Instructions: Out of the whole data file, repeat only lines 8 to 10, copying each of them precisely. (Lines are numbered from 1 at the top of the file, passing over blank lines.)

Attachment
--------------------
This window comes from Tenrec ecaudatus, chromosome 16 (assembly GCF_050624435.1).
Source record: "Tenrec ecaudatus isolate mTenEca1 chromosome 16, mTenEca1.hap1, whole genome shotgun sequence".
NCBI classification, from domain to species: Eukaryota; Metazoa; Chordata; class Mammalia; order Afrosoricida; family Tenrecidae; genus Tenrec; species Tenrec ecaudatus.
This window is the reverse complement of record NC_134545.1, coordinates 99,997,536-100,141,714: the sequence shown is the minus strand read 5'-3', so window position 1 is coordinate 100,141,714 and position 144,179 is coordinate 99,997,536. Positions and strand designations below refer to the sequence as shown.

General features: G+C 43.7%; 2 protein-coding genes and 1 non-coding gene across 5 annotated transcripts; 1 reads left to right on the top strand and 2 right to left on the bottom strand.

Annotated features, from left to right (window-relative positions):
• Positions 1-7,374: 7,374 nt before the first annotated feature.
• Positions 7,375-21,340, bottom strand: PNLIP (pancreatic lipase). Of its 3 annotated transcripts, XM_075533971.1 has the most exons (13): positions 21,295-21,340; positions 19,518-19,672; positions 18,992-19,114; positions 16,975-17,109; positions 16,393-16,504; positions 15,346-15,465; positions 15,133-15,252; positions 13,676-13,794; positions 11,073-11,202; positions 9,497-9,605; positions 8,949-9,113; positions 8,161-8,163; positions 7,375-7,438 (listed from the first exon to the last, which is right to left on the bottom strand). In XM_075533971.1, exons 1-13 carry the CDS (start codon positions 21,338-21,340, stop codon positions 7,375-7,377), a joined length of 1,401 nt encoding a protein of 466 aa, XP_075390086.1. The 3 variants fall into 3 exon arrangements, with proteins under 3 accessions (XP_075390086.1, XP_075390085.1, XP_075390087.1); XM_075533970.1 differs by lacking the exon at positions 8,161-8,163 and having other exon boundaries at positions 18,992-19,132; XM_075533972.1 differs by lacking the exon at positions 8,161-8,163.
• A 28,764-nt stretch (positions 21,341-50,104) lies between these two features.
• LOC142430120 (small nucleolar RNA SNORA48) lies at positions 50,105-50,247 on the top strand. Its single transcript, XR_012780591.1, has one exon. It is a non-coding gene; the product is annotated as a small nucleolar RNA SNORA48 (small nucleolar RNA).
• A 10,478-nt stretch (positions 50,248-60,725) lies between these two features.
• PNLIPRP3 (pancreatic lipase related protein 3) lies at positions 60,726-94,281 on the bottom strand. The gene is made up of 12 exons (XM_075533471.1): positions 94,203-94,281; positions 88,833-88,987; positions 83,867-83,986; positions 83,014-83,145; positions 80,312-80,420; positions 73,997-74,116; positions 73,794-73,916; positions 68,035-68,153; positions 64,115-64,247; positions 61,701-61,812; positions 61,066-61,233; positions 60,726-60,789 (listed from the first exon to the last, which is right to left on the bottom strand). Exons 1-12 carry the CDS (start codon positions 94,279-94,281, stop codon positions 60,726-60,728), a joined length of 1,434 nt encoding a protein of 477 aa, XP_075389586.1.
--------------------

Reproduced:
• Positions 7,375-21,340, bottom strand: PNLIP (pancreatic lipase). Of its 3 annotated transcripts, XM_075533971.1 has the most exons (13): positions 21,295-21,340; positions 19,518-19,672; positions 18,992-19,114; positions 16,975-17,109; positions 16,393-16,504; positions 15,346-15,465; positions 15,133-15,252; positions 13,676-13,794; positions 11,073-11,202; positions 9,497-9,605; positions 8,949-9,113; positions 8,161-8,163; positions 7,375-7,438 (listed from the first exon to the last, which is right to left on the bottom strand). In XM_075533971.1, exons 1-13 carry the CDS (start codon positions 21,338-21,340, stop codon positions 7,375-7,377), a joined length of 1,401 nt encoding a protein of 466 aa, XP_075390086.1. The 3 variants fall into 3 exon arrangements, with proteins under 3 accessions (XP_075390086.1, XP_075390085.1, XP_075390087.1); XM_075533970.1 differs by lacking the exon at positions 8,161-8,163 and having other exon boundaries at positions 18,992-19,132; XM_075533972.1 differs by lacking the exon at positions 8,161-8,163.
• A 28,764-nt stretch (positions 21,341-50,104) lies between these two features.
• LOC142430120 (small nucleolar RNA SNORA48) lies at positions 50,105-50,247 on the top strand. Its single transcript, XR_012780591.1, has one exon. It is a non-coding gene; the product is annotated as a small nucleolar RNA SNORA48 (small nucleolar RNA).